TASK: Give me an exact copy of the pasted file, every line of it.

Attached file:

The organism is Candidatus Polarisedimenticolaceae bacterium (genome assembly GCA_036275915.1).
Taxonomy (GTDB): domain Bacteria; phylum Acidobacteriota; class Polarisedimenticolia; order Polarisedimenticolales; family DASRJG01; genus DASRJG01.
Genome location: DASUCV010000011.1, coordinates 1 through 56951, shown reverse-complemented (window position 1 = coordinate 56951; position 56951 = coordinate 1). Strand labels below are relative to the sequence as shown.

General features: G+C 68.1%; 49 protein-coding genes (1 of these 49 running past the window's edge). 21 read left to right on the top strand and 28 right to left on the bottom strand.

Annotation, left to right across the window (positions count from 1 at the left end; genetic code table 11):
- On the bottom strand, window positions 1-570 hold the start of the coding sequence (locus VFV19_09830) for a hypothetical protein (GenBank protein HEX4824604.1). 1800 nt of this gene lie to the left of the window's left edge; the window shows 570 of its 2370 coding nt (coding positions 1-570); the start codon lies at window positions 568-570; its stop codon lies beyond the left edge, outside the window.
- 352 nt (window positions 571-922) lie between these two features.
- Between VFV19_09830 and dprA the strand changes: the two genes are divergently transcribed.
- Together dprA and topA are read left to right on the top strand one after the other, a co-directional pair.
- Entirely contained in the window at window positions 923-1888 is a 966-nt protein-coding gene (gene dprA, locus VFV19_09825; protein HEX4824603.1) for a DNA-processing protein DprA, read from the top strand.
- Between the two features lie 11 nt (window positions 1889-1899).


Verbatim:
The organism is Candidatus Polarisedimenticolaceae bacterium (genome assembly GCA_036275915.1).
Taxonomy (GTDB): domain Bacteria; phylum Acidobacteriota; class Polarisedimenticolia; order Polarisedimenticolales; family DASRJG01; genus DASRJG01.
Genome location: DASUCV010000011.1, coordinates 1 through 56951, shown reverse-complemented (window position 1 = coordinate 56951; position 56951 = coordinate 1). Strand labels below are relative to the sequence as shown.

General features: G+C 68.1%; 49 protein-coding genes (1 of these 49 running past the window's edge). 21 read left to right on the top strand and 28 right to left on the bottom strand.

Annotation, left to right across the window (positions count from 1 at the left end; genetic code table 11):
- On the bottom strand, window positions 1-570 hold the start of the coding sequence (locus VFV19_09830) for a hypothetical protein (GenBank protein HEX4824604.1). 1800 nt of this gene lie to the left of the window's left edge; the window shows 570 of its 2370 coding nt (coding positions 1-570); the start codon lies at window positions 568-570; its stop codon lies beyond the left edge, outside the window.
- 352 nt (window positions 571-922) lie between these two features.
- Between VFV19_09830 and dprA the strand changes: the two genes are divergently transcribed.
- Together dprA and topA are read left to right on the top strand one after the other, a co-directional pair.
- Entirely contained in the window at window positions 923-1888 is a 966-nt protein-coding gene (gene dprA, locus VFV19_09825; protein HEX4824603.1) for a DNA-processing protein DprA, read from the top strand.
- Between the two features lie 11 nt (window positions 1889-1899).